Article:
No one is eager to talk about it, but every reviewer faces the dilemma of how much attention to pay to prevailing public opinion. Fortunately, in the case of César Aira�"like Roberto Bolaño and a handful of other wonderful writers�"that’s not a problem, because a critical perspective has yet to crystallize around Aira and the 30, or 50, or according to his latest translator, 70 novellas he’s written in the last decade or so. That An Episode In The Life Of A Landscape Painter is a masterwork of story telling and prose writing cannot be disputed, but when it comes to explaining just what makes it so good, critical voices falter. What seems clear is that Aira’s prose is simultaneously strange, unprecedented, and yet in some important way familiar. His methods remain unpredictable, yet the results quickly come to feel like a part of the reader, as if one has always been reading this book, or isn’t now reading it but hopes to get back to it soon. Like we had been waiting for this experience, and now it’s finally here.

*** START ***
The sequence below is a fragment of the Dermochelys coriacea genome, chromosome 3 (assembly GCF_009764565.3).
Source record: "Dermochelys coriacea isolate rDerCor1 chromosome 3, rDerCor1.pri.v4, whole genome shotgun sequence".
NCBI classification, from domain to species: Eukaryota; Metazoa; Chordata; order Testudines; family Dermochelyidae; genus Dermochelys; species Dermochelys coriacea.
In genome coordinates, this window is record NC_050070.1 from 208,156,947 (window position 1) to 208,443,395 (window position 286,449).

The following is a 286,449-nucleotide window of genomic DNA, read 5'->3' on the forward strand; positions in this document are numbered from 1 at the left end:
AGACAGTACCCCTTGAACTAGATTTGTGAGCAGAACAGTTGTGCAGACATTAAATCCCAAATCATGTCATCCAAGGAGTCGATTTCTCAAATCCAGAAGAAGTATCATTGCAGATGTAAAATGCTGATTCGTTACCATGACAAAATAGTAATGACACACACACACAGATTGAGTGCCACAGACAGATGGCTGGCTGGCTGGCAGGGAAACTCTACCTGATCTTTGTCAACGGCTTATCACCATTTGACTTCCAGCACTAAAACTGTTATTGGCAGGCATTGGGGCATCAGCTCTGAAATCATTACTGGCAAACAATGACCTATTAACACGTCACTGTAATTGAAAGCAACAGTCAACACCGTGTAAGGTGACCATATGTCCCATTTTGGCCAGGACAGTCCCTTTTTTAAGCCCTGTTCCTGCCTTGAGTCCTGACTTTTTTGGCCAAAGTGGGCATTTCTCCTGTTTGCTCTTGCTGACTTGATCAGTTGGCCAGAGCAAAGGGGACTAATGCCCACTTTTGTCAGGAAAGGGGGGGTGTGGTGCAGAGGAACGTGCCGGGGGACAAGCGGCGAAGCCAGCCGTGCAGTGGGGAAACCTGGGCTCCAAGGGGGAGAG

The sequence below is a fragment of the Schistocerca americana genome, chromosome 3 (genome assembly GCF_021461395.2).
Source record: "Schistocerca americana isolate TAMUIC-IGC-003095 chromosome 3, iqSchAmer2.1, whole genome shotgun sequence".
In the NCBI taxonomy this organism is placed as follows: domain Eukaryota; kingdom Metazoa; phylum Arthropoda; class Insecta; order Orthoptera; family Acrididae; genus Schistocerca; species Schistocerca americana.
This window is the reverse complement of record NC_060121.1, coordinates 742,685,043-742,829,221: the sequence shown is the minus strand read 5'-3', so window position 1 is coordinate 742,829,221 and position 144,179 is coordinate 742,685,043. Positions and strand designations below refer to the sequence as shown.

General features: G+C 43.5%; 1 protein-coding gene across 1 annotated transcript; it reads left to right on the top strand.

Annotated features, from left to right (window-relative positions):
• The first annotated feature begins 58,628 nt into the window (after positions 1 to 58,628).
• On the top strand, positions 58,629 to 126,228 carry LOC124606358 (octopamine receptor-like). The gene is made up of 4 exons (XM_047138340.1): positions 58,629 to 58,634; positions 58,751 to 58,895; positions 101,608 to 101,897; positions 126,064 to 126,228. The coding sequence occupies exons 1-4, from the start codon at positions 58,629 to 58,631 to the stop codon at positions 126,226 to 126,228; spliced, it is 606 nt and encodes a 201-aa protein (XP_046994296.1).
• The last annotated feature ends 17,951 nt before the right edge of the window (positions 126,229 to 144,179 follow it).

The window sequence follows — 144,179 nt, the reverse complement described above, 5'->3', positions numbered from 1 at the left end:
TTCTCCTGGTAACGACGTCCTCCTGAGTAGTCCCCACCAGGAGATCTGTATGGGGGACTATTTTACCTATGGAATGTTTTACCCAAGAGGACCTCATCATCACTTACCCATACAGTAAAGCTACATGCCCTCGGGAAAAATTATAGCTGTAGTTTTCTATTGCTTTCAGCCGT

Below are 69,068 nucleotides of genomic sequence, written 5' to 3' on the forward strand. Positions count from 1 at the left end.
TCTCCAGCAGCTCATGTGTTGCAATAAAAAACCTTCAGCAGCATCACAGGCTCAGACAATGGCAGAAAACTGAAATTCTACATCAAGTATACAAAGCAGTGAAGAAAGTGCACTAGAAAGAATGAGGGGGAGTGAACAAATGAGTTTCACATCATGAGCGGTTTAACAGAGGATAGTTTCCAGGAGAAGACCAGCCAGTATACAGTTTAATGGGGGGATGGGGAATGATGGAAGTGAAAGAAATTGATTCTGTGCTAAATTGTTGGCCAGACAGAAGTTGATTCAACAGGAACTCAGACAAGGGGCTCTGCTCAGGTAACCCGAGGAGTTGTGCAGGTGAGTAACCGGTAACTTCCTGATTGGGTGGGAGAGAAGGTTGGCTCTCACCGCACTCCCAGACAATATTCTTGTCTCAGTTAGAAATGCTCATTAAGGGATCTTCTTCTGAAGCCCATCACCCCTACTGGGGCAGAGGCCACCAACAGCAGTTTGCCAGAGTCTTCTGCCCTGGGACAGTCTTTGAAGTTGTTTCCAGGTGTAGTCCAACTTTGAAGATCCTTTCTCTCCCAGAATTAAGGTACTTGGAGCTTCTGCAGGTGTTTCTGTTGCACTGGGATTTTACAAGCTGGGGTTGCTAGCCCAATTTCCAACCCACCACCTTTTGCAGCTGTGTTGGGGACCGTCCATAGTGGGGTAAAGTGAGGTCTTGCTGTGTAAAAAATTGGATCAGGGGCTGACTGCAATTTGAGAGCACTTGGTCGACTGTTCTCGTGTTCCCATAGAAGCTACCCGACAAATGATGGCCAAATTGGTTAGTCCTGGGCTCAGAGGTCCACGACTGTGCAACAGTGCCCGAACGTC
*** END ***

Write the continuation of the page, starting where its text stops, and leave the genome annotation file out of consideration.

Part of the quality that makes Aira irresistible is sheer talent. He can write the kind of paragraphs that leave a discerning reader hungry to read them again, but out loud, and preferably to someone else. An anecdote early in An Episode hints at how such compelling passages arise. The protagonist’s great-grandfather was trained as a clockmaker, but had to start over when an accident took his right hand. Rather than abandon the skills he’d practiced since childhood, he redirected them into drawing and painting with his left hand. Meticulous training, practical adaptation, and methodical deliberation gave him preternaturally precise draughtsmanship: ‘An exquisite contrast between the petrified intricacy of the form and the violent turmoil of the subject matter.’ Something similar may have happened to an experienced translator�"Aira’s day job�"whose inner, creative turmoil finally overflowed the precise use of language he’d practiced daily for decades.